Surface water drainage occurs when rainwater falls on a property and drains away.
Most rainwater falling on properties drains into public sewers owned by the ten water and sewerage companies in England and Wales. These companies are responsible for removing and processing this rainwater. If rainwater drains from your property into a public sewer, you will be charged for surface water drainage through your sewerage bill.
You will pay for surface water drainage in your bill in one of the following ways:
- a fee in the standing charge
- a volumetric charge based on the amount of water you use
- a charge based on the rateable value of your property
- through a charge related to the type of property you live in
If rainwater does not drain from your property into a public sewer, because you have a soakaway or similar, you may be entitled to a surface water drainage rebate. Your company provides information about the qualification criteria and the level of any rebate in its charges scheme, which is published on its website.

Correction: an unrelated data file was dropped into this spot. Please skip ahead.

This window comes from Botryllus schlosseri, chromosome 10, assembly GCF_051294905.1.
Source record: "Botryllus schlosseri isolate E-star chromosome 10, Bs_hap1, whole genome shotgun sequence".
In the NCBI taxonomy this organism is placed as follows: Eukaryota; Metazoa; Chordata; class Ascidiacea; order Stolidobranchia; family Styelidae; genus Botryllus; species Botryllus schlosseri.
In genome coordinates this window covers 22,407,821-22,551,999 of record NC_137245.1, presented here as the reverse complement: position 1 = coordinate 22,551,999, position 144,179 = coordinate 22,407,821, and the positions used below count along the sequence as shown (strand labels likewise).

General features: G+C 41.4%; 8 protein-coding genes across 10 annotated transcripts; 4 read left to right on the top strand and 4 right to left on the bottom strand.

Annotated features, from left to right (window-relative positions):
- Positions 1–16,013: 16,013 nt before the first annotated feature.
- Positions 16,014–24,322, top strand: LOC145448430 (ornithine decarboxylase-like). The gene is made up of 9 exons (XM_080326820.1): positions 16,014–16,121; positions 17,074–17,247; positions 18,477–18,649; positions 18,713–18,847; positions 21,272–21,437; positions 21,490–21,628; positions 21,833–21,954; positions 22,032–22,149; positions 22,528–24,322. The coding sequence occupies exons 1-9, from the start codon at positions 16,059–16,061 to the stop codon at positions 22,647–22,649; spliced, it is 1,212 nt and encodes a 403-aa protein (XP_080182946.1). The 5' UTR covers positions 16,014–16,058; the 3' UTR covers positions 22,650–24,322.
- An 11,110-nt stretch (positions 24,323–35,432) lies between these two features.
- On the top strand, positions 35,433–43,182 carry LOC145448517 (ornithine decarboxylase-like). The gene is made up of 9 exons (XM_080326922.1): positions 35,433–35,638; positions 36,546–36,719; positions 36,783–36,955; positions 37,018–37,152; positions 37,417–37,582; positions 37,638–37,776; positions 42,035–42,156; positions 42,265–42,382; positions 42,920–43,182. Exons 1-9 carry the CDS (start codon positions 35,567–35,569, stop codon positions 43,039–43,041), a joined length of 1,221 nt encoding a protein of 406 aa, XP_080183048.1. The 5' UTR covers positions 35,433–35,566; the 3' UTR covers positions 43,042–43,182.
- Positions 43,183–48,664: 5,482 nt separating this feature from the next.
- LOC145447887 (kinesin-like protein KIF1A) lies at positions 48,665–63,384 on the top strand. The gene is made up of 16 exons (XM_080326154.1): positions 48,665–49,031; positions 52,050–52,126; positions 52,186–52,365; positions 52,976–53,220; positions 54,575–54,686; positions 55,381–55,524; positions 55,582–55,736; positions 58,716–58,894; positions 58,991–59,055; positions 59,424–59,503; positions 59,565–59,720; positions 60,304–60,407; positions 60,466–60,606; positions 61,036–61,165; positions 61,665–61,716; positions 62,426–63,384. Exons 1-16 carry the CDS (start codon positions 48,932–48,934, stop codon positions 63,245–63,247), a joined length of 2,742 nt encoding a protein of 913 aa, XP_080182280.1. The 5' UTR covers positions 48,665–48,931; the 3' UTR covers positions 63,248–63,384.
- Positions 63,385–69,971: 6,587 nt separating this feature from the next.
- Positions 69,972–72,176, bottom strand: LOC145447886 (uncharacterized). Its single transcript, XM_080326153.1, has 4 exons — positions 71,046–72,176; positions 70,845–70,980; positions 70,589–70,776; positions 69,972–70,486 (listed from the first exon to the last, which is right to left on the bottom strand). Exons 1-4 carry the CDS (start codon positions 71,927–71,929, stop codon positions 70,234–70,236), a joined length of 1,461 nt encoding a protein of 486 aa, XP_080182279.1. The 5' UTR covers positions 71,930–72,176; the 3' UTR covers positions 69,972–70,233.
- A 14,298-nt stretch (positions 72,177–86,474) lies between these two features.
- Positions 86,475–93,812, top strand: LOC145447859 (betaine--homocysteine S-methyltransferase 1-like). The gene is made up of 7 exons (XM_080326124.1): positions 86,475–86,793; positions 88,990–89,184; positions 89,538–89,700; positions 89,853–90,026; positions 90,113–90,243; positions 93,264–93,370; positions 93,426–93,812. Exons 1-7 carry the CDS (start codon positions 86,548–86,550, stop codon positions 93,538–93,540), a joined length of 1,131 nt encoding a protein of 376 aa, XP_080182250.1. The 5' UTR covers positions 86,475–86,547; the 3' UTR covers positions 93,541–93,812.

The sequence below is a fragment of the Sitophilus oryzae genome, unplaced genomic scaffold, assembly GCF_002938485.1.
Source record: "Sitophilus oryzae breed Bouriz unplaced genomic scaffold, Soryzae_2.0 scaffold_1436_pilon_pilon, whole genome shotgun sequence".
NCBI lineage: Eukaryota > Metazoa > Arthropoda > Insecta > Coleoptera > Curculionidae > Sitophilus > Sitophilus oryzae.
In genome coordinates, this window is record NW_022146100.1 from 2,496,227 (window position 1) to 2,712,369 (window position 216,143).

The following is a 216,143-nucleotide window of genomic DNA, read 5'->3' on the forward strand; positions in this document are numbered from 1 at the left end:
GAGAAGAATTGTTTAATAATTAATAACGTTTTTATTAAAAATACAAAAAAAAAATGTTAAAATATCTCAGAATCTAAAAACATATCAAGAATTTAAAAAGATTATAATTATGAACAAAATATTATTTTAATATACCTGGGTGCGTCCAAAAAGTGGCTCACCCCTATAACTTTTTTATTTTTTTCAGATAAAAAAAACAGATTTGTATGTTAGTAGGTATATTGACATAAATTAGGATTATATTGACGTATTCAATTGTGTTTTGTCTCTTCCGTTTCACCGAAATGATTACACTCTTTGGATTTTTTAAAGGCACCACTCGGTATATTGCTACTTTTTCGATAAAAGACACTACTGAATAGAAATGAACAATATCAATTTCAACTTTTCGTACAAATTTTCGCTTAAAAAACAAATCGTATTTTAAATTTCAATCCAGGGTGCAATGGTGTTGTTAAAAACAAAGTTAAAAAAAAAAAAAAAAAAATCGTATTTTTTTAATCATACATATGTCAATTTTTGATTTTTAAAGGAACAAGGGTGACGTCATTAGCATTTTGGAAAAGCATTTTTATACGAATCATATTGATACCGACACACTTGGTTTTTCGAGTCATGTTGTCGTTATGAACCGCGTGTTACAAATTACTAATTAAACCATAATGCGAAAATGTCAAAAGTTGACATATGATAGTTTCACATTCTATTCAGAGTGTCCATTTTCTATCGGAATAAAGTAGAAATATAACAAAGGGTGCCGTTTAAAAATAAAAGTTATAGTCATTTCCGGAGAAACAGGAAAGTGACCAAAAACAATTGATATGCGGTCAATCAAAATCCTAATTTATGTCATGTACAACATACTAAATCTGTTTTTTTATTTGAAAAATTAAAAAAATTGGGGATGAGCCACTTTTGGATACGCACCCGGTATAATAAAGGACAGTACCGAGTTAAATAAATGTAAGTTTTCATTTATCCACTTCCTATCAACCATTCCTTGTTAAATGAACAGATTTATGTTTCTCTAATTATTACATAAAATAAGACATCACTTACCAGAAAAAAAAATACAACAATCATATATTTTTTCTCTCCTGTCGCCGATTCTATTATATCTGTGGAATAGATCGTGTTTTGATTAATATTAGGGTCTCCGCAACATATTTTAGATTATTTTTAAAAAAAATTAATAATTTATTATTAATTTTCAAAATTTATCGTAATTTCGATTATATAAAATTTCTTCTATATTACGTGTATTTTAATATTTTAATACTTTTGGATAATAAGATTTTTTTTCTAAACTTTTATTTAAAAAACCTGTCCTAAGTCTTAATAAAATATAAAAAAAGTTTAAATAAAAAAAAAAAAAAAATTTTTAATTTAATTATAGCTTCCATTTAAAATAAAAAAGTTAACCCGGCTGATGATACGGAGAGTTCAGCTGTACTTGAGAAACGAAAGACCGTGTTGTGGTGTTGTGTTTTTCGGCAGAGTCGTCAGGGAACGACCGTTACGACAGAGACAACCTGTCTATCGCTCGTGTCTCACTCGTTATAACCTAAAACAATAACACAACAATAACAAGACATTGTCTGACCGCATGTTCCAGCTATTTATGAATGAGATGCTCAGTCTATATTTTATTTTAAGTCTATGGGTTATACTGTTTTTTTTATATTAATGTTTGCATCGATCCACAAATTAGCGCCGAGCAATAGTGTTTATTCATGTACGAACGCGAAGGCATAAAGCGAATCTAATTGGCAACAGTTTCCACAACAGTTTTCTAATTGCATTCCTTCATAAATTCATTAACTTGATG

Applying for a surface water drainage rebate
If no surface water from your property enters a public sewer then you may qualify for a reduction in your sewerage charge (‘surface water drainage rebate’).
Companies do not know the surface water drainage arrangements of all the individual properties in its area. This means that you usually need to make an application for a rebate.
You should apply to your company providing evidence that none of your surface water enters the public sewer. Your company should explain the kind of evidence that it would need to see. They will check whether you qualify and if you do:
- you will not be charged for surface water drainage on future bills
- some of the amount you paid previously may be refunded
Sometimes your company does know, or might reasonably be expected to have known, that your property was not connected to its sewerage system for surface water drainage. In this case we would expect it to apply the rebate (and refund any money overpaid) from the date at which it knew (or might reasonably be expected to have known) the property was not connected.
You do not need to use a third party to apply for a rebate, you can apply directly to your company.
If you have problems with a surface water drainage rebate application, and you are unable to resolve them with your company, you should contact the Consumer Council for Water.
Water that drains from roads and footpaths flows into public drainage systems. This is known as highway drainage. Water companies are allowed under legislation to recover the costs of providing highway drainage from their customers regardless of the extent to which they directly benefit from the road system.